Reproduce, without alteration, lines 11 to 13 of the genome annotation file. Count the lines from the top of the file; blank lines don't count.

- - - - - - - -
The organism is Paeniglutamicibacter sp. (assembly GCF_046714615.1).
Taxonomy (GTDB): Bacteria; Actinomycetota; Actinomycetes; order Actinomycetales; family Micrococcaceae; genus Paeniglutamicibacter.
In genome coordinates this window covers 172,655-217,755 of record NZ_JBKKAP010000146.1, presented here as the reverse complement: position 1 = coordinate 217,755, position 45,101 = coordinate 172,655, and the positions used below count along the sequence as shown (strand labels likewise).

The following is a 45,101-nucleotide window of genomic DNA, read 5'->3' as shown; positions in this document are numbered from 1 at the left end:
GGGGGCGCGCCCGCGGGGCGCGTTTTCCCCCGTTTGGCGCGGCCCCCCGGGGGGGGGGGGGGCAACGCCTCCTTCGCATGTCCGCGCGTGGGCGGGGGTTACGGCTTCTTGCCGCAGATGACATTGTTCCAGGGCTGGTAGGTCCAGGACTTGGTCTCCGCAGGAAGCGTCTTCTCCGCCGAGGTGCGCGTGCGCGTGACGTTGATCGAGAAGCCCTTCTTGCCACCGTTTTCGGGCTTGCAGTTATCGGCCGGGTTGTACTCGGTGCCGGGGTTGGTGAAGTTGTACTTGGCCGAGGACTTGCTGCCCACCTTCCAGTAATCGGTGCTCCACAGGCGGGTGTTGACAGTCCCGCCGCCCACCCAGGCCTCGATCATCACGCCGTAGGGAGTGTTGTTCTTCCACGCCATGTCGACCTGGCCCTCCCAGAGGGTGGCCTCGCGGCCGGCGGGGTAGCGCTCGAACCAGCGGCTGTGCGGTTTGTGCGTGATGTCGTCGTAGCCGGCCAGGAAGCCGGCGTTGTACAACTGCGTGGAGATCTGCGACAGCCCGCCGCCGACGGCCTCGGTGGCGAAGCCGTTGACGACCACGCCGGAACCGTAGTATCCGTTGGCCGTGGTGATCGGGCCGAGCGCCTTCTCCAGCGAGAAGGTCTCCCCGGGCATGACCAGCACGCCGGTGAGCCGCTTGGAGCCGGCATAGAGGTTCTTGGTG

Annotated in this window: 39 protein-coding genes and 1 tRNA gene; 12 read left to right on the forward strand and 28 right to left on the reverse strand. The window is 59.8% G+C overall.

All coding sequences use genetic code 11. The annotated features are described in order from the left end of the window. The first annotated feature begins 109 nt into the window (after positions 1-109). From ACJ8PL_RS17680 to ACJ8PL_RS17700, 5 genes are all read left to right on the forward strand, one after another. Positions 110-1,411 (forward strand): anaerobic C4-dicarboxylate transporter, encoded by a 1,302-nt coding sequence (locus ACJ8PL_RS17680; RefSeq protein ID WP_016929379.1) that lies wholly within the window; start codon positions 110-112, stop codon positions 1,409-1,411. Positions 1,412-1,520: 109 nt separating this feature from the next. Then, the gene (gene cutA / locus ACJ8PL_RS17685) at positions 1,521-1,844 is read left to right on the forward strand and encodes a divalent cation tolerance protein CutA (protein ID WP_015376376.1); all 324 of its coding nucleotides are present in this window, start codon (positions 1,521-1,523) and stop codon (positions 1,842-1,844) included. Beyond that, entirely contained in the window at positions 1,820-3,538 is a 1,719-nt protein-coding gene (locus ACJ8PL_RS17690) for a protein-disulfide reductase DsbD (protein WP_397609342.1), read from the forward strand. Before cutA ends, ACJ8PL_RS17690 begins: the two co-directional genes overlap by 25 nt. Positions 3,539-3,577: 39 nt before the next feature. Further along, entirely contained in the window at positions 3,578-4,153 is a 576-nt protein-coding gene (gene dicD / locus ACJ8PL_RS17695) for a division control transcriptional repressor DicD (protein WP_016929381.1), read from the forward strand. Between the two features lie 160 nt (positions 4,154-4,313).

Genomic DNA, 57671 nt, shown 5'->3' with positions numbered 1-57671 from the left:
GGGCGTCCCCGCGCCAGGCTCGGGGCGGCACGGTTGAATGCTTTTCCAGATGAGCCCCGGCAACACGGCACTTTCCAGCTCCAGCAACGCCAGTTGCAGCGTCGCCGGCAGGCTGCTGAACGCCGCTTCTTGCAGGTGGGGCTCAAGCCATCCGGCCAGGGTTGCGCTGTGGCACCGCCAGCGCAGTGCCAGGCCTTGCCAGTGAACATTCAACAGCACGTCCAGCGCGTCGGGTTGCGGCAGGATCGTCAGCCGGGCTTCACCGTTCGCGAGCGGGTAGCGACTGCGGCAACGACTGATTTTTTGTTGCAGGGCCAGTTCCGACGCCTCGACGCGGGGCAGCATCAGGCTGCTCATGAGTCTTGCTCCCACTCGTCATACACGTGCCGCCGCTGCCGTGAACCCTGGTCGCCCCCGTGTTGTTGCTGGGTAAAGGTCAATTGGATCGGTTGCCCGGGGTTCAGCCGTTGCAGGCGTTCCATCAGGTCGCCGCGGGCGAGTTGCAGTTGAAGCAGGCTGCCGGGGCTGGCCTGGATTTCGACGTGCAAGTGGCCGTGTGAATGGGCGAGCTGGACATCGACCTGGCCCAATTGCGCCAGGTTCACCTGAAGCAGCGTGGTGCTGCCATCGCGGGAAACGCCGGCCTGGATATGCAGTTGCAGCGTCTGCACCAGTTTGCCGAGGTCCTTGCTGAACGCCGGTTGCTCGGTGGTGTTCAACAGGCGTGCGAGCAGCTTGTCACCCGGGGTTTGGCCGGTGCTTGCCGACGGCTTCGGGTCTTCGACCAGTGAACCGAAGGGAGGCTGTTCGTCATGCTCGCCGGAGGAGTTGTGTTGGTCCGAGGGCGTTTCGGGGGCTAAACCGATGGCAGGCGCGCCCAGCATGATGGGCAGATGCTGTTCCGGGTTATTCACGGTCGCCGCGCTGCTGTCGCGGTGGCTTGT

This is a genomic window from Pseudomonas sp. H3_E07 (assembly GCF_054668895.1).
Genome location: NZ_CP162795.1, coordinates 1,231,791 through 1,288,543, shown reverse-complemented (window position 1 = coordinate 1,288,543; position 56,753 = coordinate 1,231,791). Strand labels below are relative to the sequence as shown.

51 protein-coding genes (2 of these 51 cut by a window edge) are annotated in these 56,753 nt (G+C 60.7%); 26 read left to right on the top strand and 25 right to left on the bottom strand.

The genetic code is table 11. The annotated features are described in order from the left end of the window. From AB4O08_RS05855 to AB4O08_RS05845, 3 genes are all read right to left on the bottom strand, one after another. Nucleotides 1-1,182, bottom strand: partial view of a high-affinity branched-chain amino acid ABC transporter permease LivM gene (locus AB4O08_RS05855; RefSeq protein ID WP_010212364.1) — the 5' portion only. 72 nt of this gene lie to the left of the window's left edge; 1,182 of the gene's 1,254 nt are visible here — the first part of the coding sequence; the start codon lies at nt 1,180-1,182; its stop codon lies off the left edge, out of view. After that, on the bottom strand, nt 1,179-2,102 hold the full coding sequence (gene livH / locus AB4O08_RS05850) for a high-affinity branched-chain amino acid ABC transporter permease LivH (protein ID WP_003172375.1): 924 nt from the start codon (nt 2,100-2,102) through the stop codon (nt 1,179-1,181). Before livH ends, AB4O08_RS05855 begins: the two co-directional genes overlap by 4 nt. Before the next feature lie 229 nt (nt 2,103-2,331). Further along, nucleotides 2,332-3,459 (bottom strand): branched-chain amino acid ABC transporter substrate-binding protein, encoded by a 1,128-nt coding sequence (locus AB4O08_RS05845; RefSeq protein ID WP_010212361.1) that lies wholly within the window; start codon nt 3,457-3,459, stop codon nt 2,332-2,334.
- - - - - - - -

Genome location: NZ_CP162795.1, coordinates 1,231,791 through 1,288,543, shown reverse-complemented (window position 1 = coordinate 1,288,543; position 56,753 = coordinate 1,231,791). Strand labels below are relative to the sequence as shown.

51 protein-coding genes (2 of these 51 cut by a window edge) are annotated in these 56,753 nt (G+C 60.7%); 26 read left to right on the top strand and 25 right to left on the bottom strand.

The genetic code is table 11. The annotated features are described in order from the left end of the window. From AB4O08_RS05855 to AB4O08_RS05845, 3 genes are all read right to left on the bottom strand, one after another. Nucleotides 1-1,182, bottom strand: partial view of a high-affinity branched-chain amino acid ABC transporter permease LivM gene (locus AB4O08_RS05855; RefSeq protein ID WP_010212364.1) — the 5' portion only. 72 nt of this gene lie to the left of the window's left edge; 1,182 of the gene's 1,254 nt are visible here — the first part of the coding sequence; the start codon lies at nt 1,180-1,182; its stop codon lies off the left edge, out of view. After that, on the bottom strand, nt 1,179-2,102 hold the full coding sequence (gene livH / locus AB4O08_RS05850) for a high-affinity branched-chain amino acid ABC transporter permease LivH (protein ID WP_003172375.1): 924 nt from the start codon (nt 2,100-2,102) through the stop codon (nt 1,179-1,181). Before livH ends, AB4O08_RS05855 begins: the two co-directional genes overlap by 4 nt. Before the next feature lie 229 nt (nt 2,103-2,331). Further along, nucleotides 2,332-3,459 (bottom strand): branched-chain amino acid ABC transporter substrate-binding protein, encoded by a 1,128-nt coding sequence (locus AB4O08_RS05845; RefSeq protein ID WP_010212361.1) that lies wholly within the window; start codon nt 3,457-3,459, stop codon nt 2,332-2,334.